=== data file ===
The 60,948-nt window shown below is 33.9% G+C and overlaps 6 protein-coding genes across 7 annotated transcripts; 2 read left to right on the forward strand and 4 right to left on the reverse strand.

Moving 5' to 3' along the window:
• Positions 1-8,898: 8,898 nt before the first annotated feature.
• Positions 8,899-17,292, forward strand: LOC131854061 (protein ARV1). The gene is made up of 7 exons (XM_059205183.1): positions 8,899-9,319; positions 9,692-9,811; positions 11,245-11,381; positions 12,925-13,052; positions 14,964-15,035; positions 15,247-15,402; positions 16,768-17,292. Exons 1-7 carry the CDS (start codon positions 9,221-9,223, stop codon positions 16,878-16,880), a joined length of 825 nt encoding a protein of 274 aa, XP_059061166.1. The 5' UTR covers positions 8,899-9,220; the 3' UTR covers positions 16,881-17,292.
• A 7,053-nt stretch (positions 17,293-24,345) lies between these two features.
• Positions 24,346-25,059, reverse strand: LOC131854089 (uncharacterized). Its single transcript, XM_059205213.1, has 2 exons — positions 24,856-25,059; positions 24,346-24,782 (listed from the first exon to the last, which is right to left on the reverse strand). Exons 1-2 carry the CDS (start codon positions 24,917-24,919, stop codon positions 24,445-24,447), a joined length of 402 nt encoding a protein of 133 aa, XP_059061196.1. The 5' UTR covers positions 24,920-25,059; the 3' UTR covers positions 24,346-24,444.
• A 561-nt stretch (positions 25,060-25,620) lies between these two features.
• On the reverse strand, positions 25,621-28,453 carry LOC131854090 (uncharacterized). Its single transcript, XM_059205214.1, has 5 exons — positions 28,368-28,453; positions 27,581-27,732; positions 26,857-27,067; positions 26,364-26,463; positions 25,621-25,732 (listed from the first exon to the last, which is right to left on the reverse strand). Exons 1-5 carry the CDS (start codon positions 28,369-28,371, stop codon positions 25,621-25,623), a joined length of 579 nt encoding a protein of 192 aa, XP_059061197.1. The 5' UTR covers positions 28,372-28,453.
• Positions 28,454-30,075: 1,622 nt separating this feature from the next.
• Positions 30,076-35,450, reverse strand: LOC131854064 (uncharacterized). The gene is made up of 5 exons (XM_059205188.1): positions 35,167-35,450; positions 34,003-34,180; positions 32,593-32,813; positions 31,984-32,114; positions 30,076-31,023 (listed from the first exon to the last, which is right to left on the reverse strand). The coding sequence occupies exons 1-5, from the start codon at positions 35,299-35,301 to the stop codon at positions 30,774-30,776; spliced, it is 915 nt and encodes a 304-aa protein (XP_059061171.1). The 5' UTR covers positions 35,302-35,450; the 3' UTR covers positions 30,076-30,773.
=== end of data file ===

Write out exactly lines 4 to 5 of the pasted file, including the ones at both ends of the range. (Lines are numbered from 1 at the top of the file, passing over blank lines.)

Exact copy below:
• Positions 8,899-17,292, forward strand: LOC131854061 (protein ARV1). The gene is made up of 7 exons (XM_059205183.1): positions 8,899-9,319; positions 9,692-9,811; positions 11,245-11,381; positions 12,925-13,052; positions 14,964-15,035; positions 15,247-15,402; positions 16,768-17,292. Exons 1-7 carry the CDS (start codon positions 9,221-9,223, stop codon positions 16,878-16,880), a joined length of 825 nt encoding a protein of 274 aa, XP_059061166.1. The 5' UTR covers positions 8,899-9,220; the 3' UTR covers positions 16,881-17,292.
• A 7,053-nt stretch (positions 17,293-24,345) lies between these two features.